At yesterday's Mobile 2.0 conference in San Francisco, Mozilla and Telefónica did a presentation of the soon to be released Firefox OS. Formerly known as Boot 2 Gecko (B2G), Firefox OS is a smartphone operating system optimized for relatively low end hardware and targeted at customers in developing economies.
Mozilla demonstrated the OS on a prototype phone with an 800 Mhz single core ARM processor. I got a little hands on with the phone, and performance seemed quite good. Apps launched quickly and swiping between home screens was smooth and fluid. The images above and below show some of the screens and apps, which seem quite attractive to my eye.
The Firefox OS ecosystem will include an appstore. There were be an app submission process and apps will have to meet certain quality guidelines to be accepted. Mozilla will keep an as yet unspecified percentage of app sales. There will also be a payment API for in app purchases but developers are free to handle payments themselves or using 3rd party payment platforms.
Multinational mobile operator Telefónica is backing the Firefox OS project by providing development resources and will also launch the first Firefox OS phone in Brazil in "early 2013". The phones will sell for the equivalent of $100 USD unsubsidized. Telefonicia has not revealed who will be manufacturing the phones for the Brazil launch. However, TCL Alcatel and ZTE have both announced that they intend to build Firefox OS devices.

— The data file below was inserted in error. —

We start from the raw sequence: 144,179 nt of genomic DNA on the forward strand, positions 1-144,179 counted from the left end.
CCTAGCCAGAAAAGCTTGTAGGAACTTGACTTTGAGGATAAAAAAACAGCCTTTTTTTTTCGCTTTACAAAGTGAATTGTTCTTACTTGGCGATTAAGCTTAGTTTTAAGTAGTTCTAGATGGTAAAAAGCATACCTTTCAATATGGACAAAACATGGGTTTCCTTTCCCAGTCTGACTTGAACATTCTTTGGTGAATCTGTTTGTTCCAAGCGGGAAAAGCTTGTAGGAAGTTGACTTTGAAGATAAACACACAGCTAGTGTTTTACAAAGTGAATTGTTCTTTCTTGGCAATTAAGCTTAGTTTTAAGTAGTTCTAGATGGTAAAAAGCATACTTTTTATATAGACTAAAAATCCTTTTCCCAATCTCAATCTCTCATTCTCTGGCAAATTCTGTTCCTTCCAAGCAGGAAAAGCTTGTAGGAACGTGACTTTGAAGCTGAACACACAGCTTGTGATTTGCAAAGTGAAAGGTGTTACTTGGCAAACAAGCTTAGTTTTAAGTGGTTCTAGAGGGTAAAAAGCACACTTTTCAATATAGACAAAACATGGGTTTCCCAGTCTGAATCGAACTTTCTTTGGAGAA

Deutsche Telekom, Etisalat, Smart, Sprint, Telecom Italia and Telenor are also backing FireFox OS. Mozilla expects Firefox OS phones to be available in one European and three other Latin American countries shortly after the Brazilian release. At least one Chinese operator is also said to be interested in Firefox OS.
Brazil was chosen for the initial release partly because it has a low rate of both smartphone adoption and PC use. Telefonicia sees Firefox OS as giving many Brazilians their first access to the web and expects the devices to be popular.
An inexpensive smartphone with good performance and a fast and capable browser sounds great in theory but I have some concerns about the cost of data. Proxy browsers like Opera Mini, Nokia's S40 browser and the UC Browser are popular with users in emerging economies because they reduce data consumption by up to 90%. A direct browser like Firefox gives a better user experience but consumes much more data. Telefónica's Wayne Thorsen says that the operator will offer "creative" data options to make using Firefox OS affordable.
If you want to try out Firefox OS, you can run Firefox OS's Gaia UI in Firefox on a PC or build it from source following instructions here and then either run in a emulator or on an actual phone. Supported devices include specific versions of the Samsung Galaxy S II, Samsung Nexus S and Galaxy Nexus.
As an open source proponent with a strong dislike of walled gardens of any kind, I'm excited about Firefox OS. I hope Mozilla is successful in attacting users, operators and hardware vendors to create a viable ecosystem. With iOS and Android so dominant, launching a new mobile OS is going to be an uphill battle, just ask Microsoft. Targetting emerging markets where Android is still weak and Apple doesn't seem interested makes sense.